|Authored by Bryan Springmeyer
Bryan Springmeyer is a California corporate attorney who represents startups and angel investors. He has worked on 100+ convertible note financings as both investor and company counsel.
The information on this page should not be construed as legal advice.
Investor Protections in Convertible Note Seed Financings
Seed financings up to about $2 million are most often accomplished with convertible notes or similar instruments. The standard instrument for later stage venture finance is preferred stock. In preferred stock transactions, investors’ rights are negotiated into the round through the inclusion and negotiation of provisions in the investors’ rights agreement, such as inspection rights, and the right to participate in future investment rounds. Furthermore, the preferred stock itself, through the amended certificate of incorporation, has protective provisions, such as anti-dilution protection, liquidation preference, and board placement. All of these things are negotiated by the lead investor and their counsel.
Convertible note seed financings, on the other hand, do not typically have the same sort of contractual investor rights as preferred stock deals. There may be provisions about the issuance of senior debt, but otherwise the note purchase agreement is thin on explicit investor rights, in comparison. The instrument does offer good liquidation treatment, because it is a debt instrument that has preference over equity. While there is not explicit anti-dilution protection, the conversion price will be lower if more equity is issued, which effectively works as an anti-dilution protection. Board placement is not usually part of the deal.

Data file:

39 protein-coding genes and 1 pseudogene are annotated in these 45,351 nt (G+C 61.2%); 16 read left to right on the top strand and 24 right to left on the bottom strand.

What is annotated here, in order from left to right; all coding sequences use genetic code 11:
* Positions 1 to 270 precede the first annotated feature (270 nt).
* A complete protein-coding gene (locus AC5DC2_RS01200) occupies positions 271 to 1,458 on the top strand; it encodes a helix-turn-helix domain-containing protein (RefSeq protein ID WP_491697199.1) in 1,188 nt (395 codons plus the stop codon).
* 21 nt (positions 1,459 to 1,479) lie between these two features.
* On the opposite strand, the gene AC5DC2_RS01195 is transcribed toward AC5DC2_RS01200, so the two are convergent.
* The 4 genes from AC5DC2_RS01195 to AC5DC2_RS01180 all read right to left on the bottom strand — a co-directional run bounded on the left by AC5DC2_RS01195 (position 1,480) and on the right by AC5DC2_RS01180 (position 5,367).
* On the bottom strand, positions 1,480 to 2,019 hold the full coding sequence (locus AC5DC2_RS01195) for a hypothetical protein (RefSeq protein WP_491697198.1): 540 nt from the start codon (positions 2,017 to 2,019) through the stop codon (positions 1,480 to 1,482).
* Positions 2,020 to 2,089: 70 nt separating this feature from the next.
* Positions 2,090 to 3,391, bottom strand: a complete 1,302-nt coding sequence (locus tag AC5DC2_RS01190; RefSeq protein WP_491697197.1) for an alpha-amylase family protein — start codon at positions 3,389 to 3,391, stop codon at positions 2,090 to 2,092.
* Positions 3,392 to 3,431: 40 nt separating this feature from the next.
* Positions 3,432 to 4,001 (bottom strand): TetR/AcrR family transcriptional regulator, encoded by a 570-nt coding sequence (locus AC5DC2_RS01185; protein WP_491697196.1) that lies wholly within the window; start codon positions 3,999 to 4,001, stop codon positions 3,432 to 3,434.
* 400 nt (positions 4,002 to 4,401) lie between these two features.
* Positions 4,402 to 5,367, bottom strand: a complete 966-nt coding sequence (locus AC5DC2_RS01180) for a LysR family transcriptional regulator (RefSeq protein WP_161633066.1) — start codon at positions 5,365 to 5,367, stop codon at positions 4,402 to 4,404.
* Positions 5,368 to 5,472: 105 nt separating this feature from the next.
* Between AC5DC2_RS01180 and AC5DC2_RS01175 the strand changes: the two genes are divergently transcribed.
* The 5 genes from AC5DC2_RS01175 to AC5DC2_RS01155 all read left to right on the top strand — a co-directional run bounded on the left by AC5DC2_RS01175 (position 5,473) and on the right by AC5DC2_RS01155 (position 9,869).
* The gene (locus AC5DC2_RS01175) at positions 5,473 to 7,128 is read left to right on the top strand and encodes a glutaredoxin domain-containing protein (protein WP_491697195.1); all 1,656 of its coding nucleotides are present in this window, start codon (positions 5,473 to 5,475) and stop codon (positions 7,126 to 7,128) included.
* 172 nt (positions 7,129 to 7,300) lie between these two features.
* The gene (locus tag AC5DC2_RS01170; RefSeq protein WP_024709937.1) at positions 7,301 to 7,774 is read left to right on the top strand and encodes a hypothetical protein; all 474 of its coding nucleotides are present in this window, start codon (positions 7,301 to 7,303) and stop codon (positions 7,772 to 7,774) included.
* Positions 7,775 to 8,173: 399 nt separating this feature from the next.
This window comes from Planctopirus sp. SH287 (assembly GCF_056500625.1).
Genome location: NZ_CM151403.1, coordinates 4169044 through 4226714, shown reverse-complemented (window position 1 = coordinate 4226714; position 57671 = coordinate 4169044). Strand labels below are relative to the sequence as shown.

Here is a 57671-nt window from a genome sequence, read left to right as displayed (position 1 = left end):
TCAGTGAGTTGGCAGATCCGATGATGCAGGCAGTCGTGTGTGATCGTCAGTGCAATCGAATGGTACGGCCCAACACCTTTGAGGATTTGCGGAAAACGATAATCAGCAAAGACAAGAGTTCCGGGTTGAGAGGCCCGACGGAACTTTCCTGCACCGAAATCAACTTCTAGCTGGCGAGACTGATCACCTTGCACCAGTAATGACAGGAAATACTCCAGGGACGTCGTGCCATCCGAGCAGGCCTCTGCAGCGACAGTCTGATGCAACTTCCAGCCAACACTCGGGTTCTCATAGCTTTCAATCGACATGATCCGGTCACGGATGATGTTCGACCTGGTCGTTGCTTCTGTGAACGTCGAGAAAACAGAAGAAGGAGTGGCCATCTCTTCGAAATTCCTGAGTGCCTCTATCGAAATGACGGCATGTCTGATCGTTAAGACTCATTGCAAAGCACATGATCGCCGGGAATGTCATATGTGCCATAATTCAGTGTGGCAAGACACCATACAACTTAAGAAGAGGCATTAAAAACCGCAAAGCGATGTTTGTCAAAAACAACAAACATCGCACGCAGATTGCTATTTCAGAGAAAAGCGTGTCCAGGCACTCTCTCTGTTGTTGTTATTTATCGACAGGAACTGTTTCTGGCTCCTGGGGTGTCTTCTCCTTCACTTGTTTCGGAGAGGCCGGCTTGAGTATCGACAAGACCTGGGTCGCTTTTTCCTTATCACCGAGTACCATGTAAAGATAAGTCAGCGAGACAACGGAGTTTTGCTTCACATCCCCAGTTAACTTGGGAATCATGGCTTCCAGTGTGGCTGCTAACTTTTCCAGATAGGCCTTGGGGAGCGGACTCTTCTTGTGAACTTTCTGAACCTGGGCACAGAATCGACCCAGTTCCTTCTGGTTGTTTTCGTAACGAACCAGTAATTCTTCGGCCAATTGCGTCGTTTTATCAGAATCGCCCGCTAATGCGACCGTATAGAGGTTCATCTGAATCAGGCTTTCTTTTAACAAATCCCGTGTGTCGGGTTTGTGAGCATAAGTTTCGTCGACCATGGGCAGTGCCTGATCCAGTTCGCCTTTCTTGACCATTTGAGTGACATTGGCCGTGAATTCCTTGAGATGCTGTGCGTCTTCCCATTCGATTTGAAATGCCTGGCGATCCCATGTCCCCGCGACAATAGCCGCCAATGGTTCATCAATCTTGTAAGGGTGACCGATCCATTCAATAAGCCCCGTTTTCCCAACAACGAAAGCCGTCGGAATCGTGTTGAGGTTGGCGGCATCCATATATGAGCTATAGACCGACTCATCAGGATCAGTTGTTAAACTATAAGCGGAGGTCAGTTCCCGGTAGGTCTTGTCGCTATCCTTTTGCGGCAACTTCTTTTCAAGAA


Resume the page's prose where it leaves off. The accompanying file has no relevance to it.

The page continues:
When investors accept or propose the use of convertible notes as the investment instrument for a seed round financing, they are essentially agreeing to defer the negotiation of many investor rights until VCs get involved at Series A, because their notes will convert into the Series A Preferred Stock. This is usually okay for most angel investors, because they feel comfortable deferring the negotiation of investors’ rights to professional investors (VCs) who are investing a large enough amount that: (a) they have leverage to push for favorable terms; and (b) the deal size is large enough that the higher transaction costs of negotiating back and forth are economical.
Even if investors are okay with deferring some of their protection until Series A, there are some things that early investors are very focused on in seed round using convertible notes. Conversion mechanics must work correctly for investors to know that they will get equity or repayment as desired. This means defining the Qualified Financing, which is the equity deal that triggers automatic conversion, to encompass all equity deals that should trigger conversion, providing appropriate mechanics for conversion if no Qualified Financing is reached (if this option is included), and if a sale of the company occurs while the note is still outstanding. Investors may also seek contractual protection against senior debt being issued while their notes are still outstanding.